Everyone remembers Disney’s 1991 animated classic Beauty and the Beast – but you might not have known that a rival production based on the time-honoured fairy tale almost made it to screens seven years earlier.
Don Bluth, a one-time Disney animator who went out on his own to make such 80s hits as An American Tail and The Land Before Time, originally pitched his own version of Beauty and the Beast all the way back in 1984. However, once the House of Mouse also made plans to tackle the tale, Bluth’s version of Beauty and the Beast fell apart.
A devoted Disney fan from an early age, Texas-born Donald Virgil Bluth landed his first job with the studio in 1955, when he was just 18 years old. Working on and off for the studio over the years, in between stints working in theatre and as a Christian missionary (Bluth follows Mormonism), by the 70s Bluth was one of Disney’s key animators, working on the likes of Robin Hood, The Rescuers and Pete’s Dragon.
This, however, was a troubled time for Disney. Having dominated the family film market for decades, the studio suddenly found itself out of step with the new blockbuster climate ushered in by Jaws and Star Wars. Tensions built behind the scenes, and many Disney animated films of the time – most infamously The Black Cauldron – proved troubled productions.
In 1979, a group of Disney animators decided enough was enough – and Bluth was at the head of the pack. Bluth, Gary Goldman and John Pomeroy, along with another eight people (collectively making up 15% of Disney’s animation department at the time) simultaneously resigned, breaking off to start a new company: Don Bluth Productions.
First, Don Bluth Productions made short film Banjo the Woodpile Cat (a project that started life at Disney). Next they provided an animated sequence for 1980 musical Xanadu and created the groundbreaking arcade game Dragon’s Lair. Then in 1982 came their first feature film, The Secret of NIMH.
Earning under $15 million at the box office, The Secret of NIMH proved a commercial disappointment but earned largely positive reviews, and many in the industry at the time saw Bluth as a credible threat to Disney. Unfortunately, business issues (not least a 1982 animators’ strike) left Don Bluth Productions in financial turmoil, forcing them to declare bankruptcy by the end of the year.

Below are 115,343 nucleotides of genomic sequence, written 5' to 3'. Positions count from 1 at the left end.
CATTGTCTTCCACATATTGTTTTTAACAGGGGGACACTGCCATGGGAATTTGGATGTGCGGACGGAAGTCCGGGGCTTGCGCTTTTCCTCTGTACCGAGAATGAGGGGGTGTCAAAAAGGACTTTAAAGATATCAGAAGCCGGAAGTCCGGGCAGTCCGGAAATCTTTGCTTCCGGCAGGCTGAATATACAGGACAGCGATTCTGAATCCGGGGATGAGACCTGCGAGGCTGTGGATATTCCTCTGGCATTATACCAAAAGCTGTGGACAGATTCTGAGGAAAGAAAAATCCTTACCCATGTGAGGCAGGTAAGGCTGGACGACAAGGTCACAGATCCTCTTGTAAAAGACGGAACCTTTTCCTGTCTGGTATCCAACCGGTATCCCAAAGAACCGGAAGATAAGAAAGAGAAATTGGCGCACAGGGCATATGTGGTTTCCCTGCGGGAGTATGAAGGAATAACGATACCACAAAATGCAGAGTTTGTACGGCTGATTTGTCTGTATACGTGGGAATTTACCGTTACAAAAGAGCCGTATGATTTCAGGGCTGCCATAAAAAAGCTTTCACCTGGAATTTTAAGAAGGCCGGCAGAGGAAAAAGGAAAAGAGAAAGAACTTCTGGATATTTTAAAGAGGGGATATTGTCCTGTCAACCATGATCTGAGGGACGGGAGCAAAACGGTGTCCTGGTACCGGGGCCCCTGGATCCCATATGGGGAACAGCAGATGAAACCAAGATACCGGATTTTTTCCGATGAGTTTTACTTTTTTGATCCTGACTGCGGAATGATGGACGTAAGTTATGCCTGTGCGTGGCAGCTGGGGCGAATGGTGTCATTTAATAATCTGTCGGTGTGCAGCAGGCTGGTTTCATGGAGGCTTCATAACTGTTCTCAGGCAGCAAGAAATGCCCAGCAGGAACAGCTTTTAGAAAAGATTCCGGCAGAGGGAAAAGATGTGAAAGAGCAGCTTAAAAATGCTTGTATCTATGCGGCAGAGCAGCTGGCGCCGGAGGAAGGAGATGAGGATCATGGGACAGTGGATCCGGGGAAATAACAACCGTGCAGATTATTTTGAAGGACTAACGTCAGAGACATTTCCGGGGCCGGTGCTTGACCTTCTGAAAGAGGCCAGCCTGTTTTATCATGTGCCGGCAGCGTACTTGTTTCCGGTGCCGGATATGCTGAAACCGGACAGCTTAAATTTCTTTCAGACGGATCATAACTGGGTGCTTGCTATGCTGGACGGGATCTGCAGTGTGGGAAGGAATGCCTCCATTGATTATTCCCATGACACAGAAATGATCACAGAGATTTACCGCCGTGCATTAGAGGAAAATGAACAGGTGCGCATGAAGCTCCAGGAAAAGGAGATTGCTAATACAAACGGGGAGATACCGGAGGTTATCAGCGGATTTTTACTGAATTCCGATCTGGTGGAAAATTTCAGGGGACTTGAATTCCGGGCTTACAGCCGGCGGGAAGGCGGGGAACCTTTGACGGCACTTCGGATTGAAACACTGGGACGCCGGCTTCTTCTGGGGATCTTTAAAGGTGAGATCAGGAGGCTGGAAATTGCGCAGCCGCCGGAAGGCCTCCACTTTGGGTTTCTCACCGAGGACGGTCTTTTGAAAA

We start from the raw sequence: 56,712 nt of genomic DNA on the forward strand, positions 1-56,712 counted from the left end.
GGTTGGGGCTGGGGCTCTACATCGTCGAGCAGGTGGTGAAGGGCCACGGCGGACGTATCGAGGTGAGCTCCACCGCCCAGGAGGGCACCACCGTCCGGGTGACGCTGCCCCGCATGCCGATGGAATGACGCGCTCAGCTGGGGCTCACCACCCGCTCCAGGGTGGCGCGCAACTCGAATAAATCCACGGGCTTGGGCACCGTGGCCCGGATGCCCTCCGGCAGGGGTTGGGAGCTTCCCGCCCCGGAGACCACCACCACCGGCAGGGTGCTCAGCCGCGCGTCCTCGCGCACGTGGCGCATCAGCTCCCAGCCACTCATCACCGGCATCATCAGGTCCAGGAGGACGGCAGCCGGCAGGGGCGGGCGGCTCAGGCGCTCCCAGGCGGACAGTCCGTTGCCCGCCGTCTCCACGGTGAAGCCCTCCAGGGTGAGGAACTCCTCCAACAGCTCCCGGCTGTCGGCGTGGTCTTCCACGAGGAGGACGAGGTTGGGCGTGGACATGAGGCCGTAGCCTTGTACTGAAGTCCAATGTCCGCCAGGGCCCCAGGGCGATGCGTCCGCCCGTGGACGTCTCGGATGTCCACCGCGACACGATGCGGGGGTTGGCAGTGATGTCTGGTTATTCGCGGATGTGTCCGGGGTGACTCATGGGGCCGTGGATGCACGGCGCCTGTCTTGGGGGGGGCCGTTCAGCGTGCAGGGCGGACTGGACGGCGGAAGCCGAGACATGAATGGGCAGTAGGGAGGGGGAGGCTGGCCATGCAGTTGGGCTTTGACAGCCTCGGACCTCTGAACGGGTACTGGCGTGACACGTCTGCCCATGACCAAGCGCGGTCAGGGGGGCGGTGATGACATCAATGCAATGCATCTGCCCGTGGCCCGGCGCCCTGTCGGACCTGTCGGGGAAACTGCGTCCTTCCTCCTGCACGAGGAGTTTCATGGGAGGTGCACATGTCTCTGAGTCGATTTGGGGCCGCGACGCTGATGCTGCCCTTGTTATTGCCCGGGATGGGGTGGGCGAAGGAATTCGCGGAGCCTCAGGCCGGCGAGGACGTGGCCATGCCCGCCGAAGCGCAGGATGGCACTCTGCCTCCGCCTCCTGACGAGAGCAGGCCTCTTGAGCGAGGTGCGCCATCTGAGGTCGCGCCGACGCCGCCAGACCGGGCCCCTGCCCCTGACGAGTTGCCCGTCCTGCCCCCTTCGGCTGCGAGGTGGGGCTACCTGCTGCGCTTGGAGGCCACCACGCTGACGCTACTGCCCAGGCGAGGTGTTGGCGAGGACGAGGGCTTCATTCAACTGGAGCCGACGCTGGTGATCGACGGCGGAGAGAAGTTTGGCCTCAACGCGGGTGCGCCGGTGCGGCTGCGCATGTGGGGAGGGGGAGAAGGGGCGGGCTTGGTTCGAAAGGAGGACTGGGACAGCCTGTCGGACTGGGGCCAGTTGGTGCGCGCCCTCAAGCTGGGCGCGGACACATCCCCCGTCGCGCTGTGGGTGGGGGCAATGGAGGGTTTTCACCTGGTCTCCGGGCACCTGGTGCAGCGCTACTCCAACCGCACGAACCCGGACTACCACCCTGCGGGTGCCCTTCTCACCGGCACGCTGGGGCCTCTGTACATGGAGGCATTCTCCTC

This might have ended Bluth’s studio, but the animator wasn’t out of the game. He had several other projects on the drawing board. One of these was an animated feature adaptation of Beauty and the Beast.
Originally written by Gabrielle-Suzanne Barbot de Villeneuve in 1740, the fairy tale had already been famously brought to the screen in live action several times, most famously with Jean Cocteau’s 1946 film La Belle et la Bête.
Bluth’s Beauty and the Beast plans were made public in autumn 1984 via the Don Bluth newsletter, Exposure Sheet. Readers were informed, “Our talented crew has sharpened their pencils and for the past two months has done some of their finest work,” Bluth and co promising “a tender love story that says, ‘a thing must be loved before it’s loveable.'”
The newsletter also boasted a series of preliminary sketches for the film, sporting a few creations the likes of which would not appear in the eventual Disney take on Beauty and the Beast: a pair of fairies, and a mysterious man in a bandit-style mask riding a Pegasus alongside the film’s Beauty (who bears more than a passing resemblance to Disney’s Sleeping Beauty, particularly in the colour shots with her blonde hair and pink dress).
The sketches for the Beast, meanwhile, do bear a striking similarity to the character’s eventual look in the Disney movie, but with larger horns and harsher, ogre-like features. (It should be stressed that both Bluth’s and Disney’s take on Beast owe a great deal to earlier visions of the character, including the Jean Cocteau film.)